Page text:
Brainwaves, Issue 6, Movement Sensitivity, Part 2 Under-Sensitive

By | September 1, 2012


Issue 6, For those who like to rock…

Movement Sensitivity (Part 2, Under-sensitive)

Well the glorious days of summer are almost over and we welcome the cool days of autumn with the smell of harvest in the air and the sound of crickets all around us.  This is my favorite time of the year!

The last issue focused on movement over-sensitivity and the folks who prefer to not move too much!  I wonder if couch potatoes fall into this category?  This issue will focus on people or children who are under-sensitive to movement.  They are the ones who NEED to be moving…

Brainwaves is a monthly newsletter designed to create some “brainwaves” within my community of colleagues, friends and clients.

In the last issue, I wrote about folks who dislike excessive movement and don’t the feeling of being too far away from the ground!  The brains of people who are movement over-sensitive register they are moving a lot when they are only moving a little.  Compare this to the brains of people who are movement under-sensitive…their brain craves movement and register that they are moving a little when they are actually moving a lot!

There are various ideas about why this happens:

  • Some researchers believe an under-sensitive movement system explains the movement needs of children that have a diagnosis of hyperactivity…that their vestibular system is under-sensitive.
  • Children that have experienced traumatic histories also have a need to move but this may be more as a result of their easily triggered stress response.  Their brain interprets something as dangerous (whether it is real or not), and they have a “flight” reaction that looks like a flurry of movement.
  • Children with an autism spectrum disorder may have a need to move because they experience a stress response from a sensory situation.  For example, if they have over-sensitive hearing and are in a noisy classroom, their brain might cope by telling their body to move excessively ie) rocking, spinning.  Rocking, for example, triggers the fluid in the semi-circular canals (discussed in the last issue) and seem to help “drown out” the sound over-sensitivity.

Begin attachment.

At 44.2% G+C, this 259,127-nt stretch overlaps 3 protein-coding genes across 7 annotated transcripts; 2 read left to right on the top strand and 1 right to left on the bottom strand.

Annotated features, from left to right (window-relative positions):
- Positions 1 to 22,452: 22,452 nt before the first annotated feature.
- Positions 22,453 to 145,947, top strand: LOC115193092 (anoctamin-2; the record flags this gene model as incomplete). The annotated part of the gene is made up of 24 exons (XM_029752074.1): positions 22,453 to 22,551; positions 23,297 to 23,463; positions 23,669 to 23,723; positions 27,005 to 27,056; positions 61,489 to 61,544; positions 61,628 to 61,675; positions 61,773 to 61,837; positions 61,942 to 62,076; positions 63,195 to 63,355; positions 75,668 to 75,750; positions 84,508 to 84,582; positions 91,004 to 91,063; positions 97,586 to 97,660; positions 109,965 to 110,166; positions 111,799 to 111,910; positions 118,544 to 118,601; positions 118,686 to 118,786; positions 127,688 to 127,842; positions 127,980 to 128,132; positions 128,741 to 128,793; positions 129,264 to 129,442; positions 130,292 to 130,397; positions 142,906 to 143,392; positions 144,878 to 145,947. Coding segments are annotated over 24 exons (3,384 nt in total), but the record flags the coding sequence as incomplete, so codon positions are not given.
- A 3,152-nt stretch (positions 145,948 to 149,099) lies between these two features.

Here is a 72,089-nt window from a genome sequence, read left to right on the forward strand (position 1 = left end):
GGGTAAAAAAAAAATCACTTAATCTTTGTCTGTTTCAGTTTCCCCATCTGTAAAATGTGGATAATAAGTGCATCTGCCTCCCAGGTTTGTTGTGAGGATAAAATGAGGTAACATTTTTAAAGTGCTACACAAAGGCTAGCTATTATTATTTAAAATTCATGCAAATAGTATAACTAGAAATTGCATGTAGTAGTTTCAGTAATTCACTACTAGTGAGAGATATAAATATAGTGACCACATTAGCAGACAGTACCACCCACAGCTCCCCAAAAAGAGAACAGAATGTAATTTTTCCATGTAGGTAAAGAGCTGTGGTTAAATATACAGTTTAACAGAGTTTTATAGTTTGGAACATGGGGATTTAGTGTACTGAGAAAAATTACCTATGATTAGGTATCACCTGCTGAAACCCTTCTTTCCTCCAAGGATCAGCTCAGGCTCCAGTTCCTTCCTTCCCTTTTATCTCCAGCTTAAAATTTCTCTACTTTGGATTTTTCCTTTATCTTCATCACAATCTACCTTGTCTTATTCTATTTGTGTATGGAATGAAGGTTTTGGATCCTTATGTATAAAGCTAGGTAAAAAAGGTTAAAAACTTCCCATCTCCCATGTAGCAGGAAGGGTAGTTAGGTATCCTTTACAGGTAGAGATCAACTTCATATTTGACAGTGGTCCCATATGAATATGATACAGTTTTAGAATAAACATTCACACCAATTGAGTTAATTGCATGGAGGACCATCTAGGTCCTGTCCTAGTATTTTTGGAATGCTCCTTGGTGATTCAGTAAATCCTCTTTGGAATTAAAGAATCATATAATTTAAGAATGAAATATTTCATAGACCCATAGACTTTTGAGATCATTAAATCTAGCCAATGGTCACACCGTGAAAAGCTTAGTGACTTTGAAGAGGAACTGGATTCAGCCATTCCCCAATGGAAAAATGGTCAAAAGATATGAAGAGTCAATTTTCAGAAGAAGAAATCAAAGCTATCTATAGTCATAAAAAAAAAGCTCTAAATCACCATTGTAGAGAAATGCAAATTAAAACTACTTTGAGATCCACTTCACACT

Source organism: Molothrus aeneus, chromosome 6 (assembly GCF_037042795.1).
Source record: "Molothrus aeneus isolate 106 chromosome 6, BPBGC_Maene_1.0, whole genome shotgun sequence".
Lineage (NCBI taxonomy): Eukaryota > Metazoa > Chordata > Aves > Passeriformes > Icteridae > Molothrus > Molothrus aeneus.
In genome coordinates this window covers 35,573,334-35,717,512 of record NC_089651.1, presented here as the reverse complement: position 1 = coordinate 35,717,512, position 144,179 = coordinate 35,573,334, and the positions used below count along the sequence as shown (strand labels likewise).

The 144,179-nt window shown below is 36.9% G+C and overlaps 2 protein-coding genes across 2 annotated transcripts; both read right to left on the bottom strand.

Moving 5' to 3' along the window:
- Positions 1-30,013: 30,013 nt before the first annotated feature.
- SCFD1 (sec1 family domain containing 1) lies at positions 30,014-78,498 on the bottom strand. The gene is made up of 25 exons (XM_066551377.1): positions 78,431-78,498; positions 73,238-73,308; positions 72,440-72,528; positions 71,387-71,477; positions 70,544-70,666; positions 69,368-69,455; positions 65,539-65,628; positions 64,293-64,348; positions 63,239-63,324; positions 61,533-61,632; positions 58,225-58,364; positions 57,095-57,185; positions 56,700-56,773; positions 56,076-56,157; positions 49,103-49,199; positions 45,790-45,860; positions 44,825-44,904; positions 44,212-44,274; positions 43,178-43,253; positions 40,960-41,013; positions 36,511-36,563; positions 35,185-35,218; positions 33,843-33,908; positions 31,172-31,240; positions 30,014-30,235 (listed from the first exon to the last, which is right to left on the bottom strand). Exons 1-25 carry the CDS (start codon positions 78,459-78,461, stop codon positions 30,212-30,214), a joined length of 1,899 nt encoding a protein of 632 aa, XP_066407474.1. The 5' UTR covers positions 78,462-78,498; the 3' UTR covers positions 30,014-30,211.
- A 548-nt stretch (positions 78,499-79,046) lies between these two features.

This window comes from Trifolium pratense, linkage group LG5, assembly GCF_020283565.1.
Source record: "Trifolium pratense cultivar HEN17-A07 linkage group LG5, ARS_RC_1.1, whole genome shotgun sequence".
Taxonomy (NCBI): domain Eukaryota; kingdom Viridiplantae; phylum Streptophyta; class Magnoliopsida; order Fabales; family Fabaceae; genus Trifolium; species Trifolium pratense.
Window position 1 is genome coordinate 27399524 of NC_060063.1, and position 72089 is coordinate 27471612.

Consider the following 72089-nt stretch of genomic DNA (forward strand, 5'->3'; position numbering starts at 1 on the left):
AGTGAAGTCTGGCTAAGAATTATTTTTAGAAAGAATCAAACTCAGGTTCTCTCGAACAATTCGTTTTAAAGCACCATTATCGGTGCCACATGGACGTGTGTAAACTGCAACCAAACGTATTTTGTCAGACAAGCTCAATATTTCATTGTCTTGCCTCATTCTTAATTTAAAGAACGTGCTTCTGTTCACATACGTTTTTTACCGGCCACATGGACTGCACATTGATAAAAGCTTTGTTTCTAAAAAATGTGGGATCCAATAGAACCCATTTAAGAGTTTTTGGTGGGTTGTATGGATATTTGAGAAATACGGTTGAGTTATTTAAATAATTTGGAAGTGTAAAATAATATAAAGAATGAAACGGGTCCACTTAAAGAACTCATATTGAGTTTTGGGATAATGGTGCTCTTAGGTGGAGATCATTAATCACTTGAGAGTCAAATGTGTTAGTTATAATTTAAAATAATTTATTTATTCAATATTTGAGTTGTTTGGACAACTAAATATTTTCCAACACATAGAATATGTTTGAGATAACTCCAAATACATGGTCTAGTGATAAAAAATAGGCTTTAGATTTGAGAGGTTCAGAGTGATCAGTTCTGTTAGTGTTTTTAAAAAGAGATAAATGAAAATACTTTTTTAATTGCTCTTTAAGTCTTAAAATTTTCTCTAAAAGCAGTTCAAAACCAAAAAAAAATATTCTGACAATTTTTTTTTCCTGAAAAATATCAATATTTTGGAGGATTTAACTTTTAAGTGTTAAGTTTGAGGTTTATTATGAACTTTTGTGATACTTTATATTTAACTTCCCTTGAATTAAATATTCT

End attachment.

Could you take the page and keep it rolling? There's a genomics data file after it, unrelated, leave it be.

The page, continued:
• Another explanation is that excessive movement occurs because of a problem within the visual processing centre of the person.  The visual-ocular reflex (VOR) is “…a reflex eye movement that stabilizes images on the retina during head movement by producing an eye movement in the direction opposite to head movement, thus preserving the image on the center of the visual field. For example, when the head moves to the right, the eyes move to the left, and vice versa. Since slight head movement is present all the time, the VOR is very important for stabilizing vision: patients whose VOR is impaired find it difficult to read using print, because they cannot stabilize the eyes during small head tremors.” (Wikipedia)  An August 2009 research article in the Journal of Pediatrics states that the visual system seems to be more involved in creating balance difficulties in children with attention deficit disorder compared to the somatosensory system or the vestibular system…isn’t that interesting…

So Now What?

  • Don’t resist the need for movement!  These folks need to move.  Dr. John Ratey in his book entitled “Spark” talks about the huge benefits of physical activity…the neurochemicals that are released are like miracle grow for the brain!  Remember that just because these folks like to move, don’t assume that they are highly coordinated!
  • Remember, if you are short on time, then increase the intensity of the activity but you might need to calm down the nervous system with…
  • Heavy muscle work activities will help to calm the body and the mind…climbing, pushing, pulling, carrying…
  • Firm pressure on the body from hugs, massage, and compression devices also help the body to feel calmer.  This is why some kids like to crawl between and under things!
  • These children benefit from sensory integration treatment, vision therapy or an auditory listening program that includes balance and eye tracking activities.



Behavior from a Sensation Point of View two Wednesday evenings, October 10 and 17, 2012.  Please contact [email protected] for more a workshop brochure.


Rhythmic Movement Training Levels 1 & 2 is available in Calgary November 9-11, 2012.  For more information:


The Attachment Network of Manitoba is very excited to announce that Dr. Dan Siegel will be coming to Winnipeg on November 20, 2012!